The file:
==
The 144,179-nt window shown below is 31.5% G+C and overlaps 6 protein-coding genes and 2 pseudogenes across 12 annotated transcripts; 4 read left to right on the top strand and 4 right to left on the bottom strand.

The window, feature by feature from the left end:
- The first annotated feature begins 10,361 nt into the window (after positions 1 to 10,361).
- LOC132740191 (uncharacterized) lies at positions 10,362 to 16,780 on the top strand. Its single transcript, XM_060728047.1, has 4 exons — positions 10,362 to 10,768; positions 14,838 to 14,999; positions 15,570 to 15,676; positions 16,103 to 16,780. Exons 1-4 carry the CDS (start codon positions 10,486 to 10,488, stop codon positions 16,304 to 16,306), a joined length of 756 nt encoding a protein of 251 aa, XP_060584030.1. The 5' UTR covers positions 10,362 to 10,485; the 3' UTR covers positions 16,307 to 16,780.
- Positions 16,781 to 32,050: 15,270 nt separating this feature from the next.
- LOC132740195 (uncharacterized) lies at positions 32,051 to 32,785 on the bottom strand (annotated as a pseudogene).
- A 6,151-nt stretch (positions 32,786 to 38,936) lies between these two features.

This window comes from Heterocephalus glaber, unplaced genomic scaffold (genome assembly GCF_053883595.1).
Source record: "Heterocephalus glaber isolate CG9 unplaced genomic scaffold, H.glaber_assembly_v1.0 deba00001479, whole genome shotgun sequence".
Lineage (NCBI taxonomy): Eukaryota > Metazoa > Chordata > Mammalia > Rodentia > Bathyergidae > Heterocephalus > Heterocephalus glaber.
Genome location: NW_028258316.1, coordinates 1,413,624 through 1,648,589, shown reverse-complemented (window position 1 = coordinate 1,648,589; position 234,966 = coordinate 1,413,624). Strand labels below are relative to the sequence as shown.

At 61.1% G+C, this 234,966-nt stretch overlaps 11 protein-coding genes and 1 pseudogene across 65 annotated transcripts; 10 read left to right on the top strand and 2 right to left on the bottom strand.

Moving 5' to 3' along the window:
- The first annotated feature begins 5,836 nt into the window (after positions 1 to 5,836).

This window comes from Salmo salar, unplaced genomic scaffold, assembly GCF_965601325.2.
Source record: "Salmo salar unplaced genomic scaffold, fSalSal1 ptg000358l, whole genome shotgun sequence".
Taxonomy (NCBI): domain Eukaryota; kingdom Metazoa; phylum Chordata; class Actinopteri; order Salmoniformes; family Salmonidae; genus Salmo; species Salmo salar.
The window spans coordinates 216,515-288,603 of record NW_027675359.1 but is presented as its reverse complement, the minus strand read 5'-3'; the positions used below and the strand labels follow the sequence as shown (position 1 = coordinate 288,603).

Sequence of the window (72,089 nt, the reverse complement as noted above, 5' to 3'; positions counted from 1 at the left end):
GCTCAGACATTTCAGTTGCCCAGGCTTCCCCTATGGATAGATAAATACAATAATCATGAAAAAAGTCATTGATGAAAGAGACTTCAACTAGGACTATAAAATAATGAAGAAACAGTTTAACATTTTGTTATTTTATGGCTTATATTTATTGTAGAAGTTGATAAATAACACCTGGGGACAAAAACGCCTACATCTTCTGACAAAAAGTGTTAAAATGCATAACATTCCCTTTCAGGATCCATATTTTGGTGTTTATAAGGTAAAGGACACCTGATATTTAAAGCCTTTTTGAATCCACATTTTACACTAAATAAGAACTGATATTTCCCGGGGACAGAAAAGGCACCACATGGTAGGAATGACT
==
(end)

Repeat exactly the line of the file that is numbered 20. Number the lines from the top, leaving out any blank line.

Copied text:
GCTCAGACATTTCAGTTGCCCAGGCTTCCCCTATGGATAGATAAATACAATAATCATGAAAAAAGTCATTGATGAAAGAGACTTCAACTAGGACTATAAAATAATGAAGAAACAGTTTAACATTTTGTTATTTTATGGCTTATATTTATTGTAGAAGTTGATAAATAACACCTGGGGACAAAAACGCCTACATCTTCTGACAAAAAGTGTTAAAATGCATAACATTCCCTTTCAGGATCCATATTTTGGTGTTTATAAGGTAAAGGACACCTGATATTTAAAGCCTTTTTGAATCCACATTTTACACTAAATAAGAACTGATATTTCCCGGGGACAGAAAAGGCACCACATGGTAGGAATGACT